Maybe we can’t launch our drives like Yani Tseng, but a few expert golf tips can help us advance the ball.
HOW DOES your drive measure up to that of the typical LPGA Tour player? According to the TrackMan system, her swing speed with the driver is 94 mph. Her attack angle is 3 degrees, her launch angle 13.2 degrees and her spin rate is 2611 rpm. Her ball speed is 140, her maximum height is 25 yards and the drive travels 218 yards on the fly.
And then there’s Yani Tseng, who, for all her troubles, routinely ranks near the top of LPGA Tour with average drives of 275 yards.
Ah, so you have a ways to go? The equipment companies would recommend you get fitted for a new driver. The teachers, however, have some other ideas that cost much less and can help you much more. Pick out one of these golf tips and give it a go. Who knows, maybe then you’ll be watching your golf ball go, go and go.
GOLF TIPS FOR DISTANCE
- “Some ladies have been taught to slow down their swing in order to hit the ball. Perhaps it’s a fear of losing balance or losing control and wanting to guide the ball, but whatever the reason, ditch that idea. Don’t be afraid to move fast. Start training today! Try the seven-ball speed drill. First, tee up seven shots in a row. Set up to the first shot, and as soon as you are set you hit the ball. You then go on to the next shot and hit all seven balls as fast as you can. This eliminates the time it takes to get set up to the ball. It helps you shut down your intellect and access your inner athlete (motor cortex) so that you stop thinking and let it go. You will be surprised at how many good shots you can hit when you are not really trying to focus, over-think and take a lot of time.”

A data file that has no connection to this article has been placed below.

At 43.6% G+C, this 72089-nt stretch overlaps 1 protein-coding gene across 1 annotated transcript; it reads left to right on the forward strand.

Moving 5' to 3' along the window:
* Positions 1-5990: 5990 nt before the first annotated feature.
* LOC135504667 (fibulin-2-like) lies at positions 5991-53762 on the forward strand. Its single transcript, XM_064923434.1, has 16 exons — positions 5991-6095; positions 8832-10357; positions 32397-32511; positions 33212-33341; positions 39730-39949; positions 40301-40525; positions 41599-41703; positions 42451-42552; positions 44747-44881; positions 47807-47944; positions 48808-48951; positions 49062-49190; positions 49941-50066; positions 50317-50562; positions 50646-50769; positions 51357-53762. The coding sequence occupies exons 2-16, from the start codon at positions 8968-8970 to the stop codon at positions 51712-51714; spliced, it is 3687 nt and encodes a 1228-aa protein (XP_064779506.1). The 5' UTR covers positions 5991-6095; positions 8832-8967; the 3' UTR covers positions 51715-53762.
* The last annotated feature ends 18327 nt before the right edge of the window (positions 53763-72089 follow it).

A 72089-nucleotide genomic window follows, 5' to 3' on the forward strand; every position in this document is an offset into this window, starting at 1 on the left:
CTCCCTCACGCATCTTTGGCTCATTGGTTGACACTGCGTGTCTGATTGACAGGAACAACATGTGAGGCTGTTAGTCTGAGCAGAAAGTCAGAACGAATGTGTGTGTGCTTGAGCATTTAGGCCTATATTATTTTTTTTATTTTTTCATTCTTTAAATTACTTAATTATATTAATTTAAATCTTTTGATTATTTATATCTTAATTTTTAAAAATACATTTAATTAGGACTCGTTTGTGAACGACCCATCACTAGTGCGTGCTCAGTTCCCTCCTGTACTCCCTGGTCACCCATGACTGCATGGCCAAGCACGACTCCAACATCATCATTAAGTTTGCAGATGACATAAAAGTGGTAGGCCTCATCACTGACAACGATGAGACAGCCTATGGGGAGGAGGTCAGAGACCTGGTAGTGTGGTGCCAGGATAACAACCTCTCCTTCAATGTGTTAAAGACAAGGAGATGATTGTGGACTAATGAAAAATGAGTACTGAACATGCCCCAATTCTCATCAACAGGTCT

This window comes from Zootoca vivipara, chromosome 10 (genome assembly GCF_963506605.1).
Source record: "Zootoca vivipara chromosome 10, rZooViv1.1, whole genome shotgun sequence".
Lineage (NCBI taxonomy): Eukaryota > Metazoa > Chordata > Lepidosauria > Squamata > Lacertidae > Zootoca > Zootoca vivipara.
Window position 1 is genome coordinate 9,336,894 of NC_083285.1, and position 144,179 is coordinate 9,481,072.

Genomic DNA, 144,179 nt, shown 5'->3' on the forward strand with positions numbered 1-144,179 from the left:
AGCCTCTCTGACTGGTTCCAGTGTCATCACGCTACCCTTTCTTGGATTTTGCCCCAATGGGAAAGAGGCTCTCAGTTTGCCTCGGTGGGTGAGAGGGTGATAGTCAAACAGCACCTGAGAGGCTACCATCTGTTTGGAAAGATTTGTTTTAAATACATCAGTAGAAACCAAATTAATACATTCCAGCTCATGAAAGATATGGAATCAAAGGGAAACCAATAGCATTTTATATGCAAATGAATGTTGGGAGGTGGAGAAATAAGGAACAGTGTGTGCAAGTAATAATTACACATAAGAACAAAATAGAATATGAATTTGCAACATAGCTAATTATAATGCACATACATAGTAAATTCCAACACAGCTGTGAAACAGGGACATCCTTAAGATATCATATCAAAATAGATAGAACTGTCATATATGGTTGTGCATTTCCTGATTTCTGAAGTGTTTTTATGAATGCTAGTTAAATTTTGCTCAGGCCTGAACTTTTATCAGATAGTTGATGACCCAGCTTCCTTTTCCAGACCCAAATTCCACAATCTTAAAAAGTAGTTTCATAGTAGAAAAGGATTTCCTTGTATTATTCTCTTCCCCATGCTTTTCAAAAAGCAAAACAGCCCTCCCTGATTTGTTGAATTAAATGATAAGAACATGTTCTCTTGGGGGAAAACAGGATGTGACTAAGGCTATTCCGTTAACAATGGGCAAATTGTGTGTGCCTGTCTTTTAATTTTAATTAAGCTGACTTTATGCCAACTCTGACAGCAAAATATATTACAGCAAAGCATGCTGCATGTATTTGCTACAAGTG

—Wendi Wiese, Texas Team Junior Golf and Director of Golf Instruction (PGA), Pebble Creek Country Club, College Station, Texas.
- “If you do this three times a week, you will find your golf swing will have more speed along with more balance.”
—Robert Penner, Level 2 Certified K-Vest Instructor, Ted & Dave Custom Golf, Calgary, Canada.
- “Did you know that after the age of 35 we lose one degree of flexibility each year? Did you know that the loss of flexibility negatively impacts balance? One of the best bits of advice I have given to my students with GREAT results has been for them to take one less lesson from me each week and seek out practitioner-assisted stretching. My students have seen such a tremendous impact on their lives that I became a certified practitioner with Stretch Zone, and I myself get stretched twice a week.”
—Jane Broderick, Director of Golf (PGA Master Professional, LPGA Master Professional), PGA National Resort & Spa in Palm Beach Gardens, Fla.
- “This tip is for all level of players, but especially those who have lost distance or are just stuck at where they are: Get the clubhead moving. First, find out if you are hitting in the center of the face by spraying it with some Dr. Scholls foot spray. You will see the impact the ball makes on the location of the face. Secondly … Swing the clubhead faster! Too many women become protective with the driver and try to steer the ball down the fairway. The best drivers of the ball are free and flowing, having a specific target but swinging like you are swinging out to the ocean. The swing must have energy and clubhead must get ‘thrown.’ The right wrist flexes and extends. To get the feeling take a long head cover, hold on the sock part and throw or fling it around you in the finish. Overhand serve in tennis is the same motion. Take a golf ball in your right hand and feel like your hand is going to brush your left hip as you throw it around you, palm up. “